“Those who forget history are doomed to repeat it.”
As someone who loved learning about history in school, I always found this saying inspiring. Our history, whether it’s of the Jewish people, the United States, or the world, gives us a roadmap for how to approach the many decisions and situations that appear in our lives each and every day. And our Torah portion this week reiterates this idea. In Parashat Ki Teitzei, the Israelites receive dozens of commandments as we prepare to enter the Promised Land. After several of these commandments, we read:
“Always remember that you were a slave in the land of Egypt; therefore do I enjoin you to observe this commandment.” – Deuteronomy 24:22
As rational as the many commandments about family life, animals, property, and farming are, we’re reminded of our history as slaves in the land of Egypt and the oppression that we’ve faced. Without these reminders about our history, the Israelites may have been doomed to fall into similar situations, or, even worse, repeat the oppressions of Pharaoh. The portion’s last words are a triumphant, “Do not forget!”, challenging us once again to remember who the Israelites are and the experiences that have brought them to this point.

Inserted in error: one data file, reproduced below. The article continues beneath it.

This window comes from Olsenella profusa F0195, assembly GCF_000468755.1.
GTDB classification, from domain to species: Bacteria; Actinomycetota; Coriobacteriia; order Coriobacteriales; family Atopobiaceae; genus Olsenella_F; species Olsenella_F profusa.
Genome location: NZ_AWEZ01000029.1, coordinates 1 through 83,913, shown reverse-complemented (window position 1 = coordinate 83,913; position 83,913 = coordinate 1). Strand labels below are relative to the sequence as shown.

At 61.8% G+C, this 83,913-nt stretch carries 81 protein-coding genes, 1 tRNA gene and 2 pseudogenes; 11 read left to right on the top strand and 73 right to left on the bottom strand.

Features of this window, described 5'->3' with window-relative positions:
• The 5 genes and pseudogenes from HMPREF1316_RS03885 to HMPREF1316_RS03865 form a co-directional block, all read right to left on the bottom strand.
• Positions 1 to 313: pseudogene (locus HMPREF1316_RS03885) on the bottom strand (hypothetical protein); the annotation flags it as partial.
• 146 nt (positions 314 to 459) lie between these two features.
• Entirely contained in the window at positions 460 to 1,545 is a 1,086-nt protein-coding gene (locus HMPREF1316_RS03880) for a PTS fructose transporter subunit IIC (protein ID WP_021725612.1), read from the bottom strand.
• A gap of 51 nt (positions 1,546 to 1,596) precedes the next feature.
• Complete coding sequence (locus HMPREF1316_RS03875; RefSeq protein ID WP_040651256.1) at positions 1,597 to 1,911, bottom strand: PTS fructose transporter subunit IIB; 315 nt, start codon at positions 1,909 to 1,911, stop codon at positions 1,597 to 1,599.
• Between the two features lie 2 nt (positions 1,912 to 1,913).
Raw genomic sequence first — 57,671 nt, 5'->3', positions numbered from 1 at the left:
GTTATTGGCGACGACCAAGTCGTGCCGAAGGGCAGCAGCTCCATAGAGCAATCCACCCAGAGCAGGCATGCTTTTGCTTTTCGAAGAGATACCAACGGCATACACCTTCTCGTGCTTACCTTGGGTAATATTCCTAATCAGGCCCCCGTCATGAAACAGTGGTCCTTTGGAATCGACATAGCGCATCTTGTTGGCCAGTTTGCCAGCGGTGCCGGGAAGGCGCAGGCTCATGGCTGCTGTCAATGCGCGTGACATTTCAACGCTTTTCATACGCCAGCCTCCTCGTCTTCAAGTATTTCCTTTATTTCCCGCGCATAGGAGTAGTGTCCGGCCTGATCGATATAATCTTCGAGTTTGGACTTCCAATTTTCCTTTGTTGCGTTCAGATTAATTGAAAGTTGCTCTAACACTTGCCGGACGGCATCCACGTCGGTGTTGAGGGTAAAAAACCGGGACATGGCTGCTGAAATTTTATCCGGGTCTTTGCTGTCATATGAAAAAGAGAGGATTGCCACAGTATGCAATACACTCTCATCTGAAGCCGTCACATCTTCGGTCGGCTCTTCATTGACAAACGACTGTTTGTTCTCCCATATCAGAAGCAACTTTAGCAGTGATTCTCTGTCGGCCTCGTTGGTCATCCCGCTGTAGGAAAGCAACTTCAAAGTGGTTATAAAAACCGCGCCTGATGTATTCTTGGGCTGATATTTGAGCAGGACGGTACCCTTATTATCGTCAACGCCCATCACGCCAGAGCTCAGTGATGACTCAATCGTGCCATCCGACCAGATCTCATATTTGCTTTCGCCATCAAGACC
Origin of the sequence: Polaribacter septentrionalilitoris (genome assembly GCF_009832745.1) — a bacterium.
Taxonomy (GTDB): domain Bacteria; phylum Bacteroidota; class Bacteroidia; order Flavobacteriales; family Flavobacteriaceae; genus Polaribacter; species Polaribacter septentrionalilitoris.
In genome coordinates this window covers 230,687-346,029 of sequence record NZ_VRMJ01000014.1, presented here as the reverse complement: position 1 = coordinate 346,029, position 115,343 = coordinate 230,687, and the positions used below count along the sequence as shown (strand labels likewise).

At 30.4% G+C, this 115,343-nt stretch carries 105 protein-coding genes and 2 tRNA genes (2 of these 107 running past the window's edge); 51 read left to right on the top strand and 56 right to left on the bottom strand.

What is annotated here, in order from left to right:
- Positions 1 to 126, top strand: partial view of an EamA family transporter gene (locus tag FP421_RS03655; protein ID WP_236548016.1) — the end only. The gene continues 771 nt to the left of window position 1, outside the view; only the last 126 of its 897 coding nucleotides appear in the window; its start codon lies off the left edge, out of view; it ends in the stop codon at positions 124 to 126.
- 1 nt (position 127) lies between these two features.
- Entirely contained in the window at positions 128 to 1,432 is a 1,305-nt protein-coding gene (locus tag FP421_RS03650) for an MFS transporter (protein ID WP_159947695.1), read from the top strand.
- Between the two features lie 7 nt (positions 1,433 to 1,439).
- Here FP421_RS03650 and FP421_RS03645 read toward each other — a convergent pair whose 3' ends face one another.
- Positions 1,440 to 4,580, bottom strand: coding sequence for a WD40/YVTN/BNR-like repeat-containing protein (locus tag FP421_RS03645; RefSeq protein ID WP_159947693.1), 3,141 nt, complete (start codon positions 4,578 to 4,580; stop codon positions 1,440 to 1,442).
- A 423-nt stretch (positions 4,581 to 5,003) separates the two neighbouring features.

We’ve all learned various lessons in our lives that have come to shape who we are and what we believe. By knowing our history – our family history, the key experiences in our lives, our values that guide us along the way – we can continue the journey of becoming our best selves and living our best lives.
About the Author: Evan Traylor, originally from Oklahoma City, currently works at the Union for Reform Judaism and is an aspiring rabbi. He graduated from the University of Kansas in 2016 studying political science and Jewish studies. Evan loves reading, traveling, exploring DC, and cheering on the KU Jayhawks.
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